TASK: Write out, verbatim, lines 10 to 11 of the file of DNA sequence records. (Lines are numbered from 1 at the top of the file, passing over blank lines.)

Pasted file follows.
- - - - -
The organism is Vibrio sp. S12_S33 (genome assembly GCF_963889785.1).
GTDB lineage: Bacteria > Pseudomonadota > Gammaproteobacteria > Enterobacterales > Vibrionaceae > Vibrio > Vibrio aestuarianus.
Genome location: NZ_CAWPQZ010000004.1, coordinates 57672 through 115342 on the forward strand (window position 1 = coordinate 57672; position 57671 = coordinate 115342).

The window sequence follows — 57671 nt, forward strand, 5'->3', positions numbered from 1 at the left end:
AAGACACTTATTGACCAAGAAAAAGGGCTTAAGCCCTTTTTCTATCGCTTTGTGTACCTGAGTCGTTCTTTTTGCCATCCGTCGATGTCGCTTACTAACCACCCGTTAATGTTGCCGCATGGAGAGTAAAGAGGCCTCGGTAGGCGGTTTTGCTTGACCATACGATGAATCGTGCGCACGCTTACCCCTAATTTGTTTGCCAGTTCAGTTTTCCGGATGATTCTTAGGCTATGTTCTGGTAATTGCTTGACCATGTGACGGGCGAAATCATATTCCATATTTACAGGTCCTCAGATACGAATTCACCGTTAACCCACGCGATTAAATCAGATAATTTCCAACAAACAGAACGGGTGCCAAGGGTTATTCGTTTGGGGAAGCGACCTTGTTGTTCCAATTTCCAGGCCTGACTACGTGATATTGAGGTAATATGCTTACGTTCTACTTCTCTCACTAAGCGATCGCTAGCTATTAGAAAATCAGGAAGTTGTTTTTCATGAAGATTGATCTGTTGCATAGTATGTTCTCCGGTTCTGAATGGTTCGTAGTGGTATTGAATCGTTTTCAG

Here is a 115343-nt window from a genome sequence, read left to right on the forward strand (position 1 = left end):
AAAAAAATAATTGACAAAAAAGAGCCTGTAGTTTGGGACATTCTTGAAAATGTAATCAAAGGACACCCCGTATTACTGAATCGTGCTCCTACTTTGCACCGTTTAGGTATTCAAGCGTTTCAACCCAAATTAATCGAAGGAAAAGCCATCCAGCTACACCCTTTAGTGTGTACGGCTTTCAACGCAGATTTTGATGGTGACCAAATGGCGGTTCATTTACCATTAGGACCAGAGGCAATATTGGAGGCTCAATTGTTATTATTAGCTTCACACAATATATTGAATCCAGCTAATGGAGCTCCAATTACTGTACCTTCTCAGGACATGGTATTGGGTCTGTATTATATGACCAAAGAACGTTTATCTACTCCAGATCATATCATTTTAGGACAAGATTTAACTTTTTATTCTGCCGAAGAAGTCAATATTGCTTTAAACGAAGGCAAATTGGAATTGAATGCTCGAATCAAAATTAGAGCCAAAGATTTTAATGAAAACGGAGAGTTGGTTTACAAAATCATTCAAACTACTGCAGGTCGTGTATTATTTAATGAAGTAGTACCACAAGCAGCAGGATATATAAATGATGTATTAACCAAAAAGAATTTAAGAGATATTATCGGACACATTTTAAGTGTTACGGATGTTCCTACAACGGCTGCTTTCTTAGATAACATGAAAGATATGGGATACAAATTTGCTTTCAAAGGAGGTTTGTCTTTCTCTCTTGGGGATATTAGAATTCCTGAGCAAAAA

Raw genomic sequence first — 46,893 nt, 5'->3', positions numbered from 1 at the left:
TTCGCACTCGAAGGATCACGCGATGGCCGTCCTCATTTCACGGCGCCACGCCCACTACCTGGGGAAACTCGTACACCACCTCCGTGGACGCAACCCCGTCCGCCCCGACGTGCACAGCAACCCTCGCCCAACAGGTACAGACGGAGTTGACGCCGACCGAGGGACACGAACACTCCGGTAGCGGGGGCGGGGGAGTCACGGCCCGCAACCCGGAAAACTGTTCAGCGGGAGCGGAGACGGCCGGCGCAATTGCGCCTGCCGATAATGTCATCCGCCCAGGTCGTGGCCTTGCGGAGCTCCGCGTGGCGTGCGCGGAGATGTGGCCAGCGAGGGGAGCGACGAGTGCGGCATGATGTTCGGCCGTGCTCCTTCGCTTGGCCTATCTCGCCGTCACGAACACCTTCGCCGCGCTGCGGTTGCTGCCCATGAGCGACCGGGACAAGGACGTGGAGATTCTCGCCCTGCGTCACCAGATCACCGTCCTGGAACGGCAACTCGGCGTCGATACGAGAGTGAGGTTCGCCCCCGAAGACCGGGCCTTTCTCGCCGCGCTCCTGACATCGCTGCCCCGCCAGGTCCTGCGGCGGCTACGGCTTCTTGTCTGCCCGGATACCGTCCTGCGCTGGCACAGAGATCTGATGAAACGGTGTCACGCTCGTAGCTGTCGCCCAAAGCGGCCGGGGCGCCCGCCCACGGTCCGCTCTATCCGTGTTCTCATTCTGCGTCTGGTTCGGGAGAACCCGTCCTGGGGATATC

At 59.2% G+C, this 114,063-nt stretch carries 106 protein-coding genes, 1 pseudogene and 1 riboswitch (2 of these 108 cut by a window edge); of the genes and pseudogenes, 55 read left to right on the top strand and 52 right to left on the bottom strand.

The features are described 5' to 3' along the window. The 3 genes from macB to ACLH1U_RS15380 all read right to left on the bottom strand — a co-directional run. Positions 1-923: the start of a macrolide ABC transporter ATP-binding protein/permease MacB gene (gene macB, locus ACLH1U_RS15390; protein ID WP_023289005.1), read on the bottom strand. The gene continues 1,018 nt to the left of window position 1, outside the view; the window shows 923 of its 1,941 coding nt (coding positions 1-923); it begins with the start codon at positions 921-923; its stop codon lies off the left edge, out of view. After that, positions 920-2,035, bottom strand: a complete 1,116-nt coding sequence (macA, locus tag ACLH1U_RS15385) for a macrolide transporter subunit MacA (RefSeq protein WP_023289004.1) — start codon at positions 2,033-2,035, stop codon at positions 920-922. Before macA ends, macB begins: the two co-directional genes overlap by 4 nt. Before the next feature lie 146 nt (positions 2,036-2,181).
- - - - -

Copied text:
At 59.2% G+C, this 114,063-nt stretch carries 106 protein-coding genes, 1 pseudogene and 1 riboswitch (2 of these 108 cut by a window edge); of the genes and pseudogenes, 55 read left to right on the top strand and 52 right to left on the bottom strand.

The features are described 5' to 3' along the window. The 3 genes from macB to ACLH1U_RS15380 all read right to left on the bottom strand — a co-directional run. Positions 1-923: the start of a macrolide ABC transporter ATP-binding protein/permease MacB gene (gene macB, locus ACLH1U_RS15390; protein ID WP_023289005.1), read on the bottom strand. The gene continues 1,018 nt to the left of window position 1, outside the view; the window shows 923 of its 1,941 coding nt (coding positions 1-923); it begins with the start codon at positions 921-923; its stop codon lies off the left edge, out of view. After that, positions 920-2,035, bottom strand: a complete 1,116-nt coding sequence (macA, locus tag ACLH1U_RS15385) for a macrolide transporter subunit MacA (RefSeq protein WP_023289004.1) — start codon at positions 2,033-2,035, stop codon at positions 920-922. Before macA ends, macB begins: the two co-directional genes overlap by 4 nt. Before the next feature lie 146 nt (positions 2,036-2,181).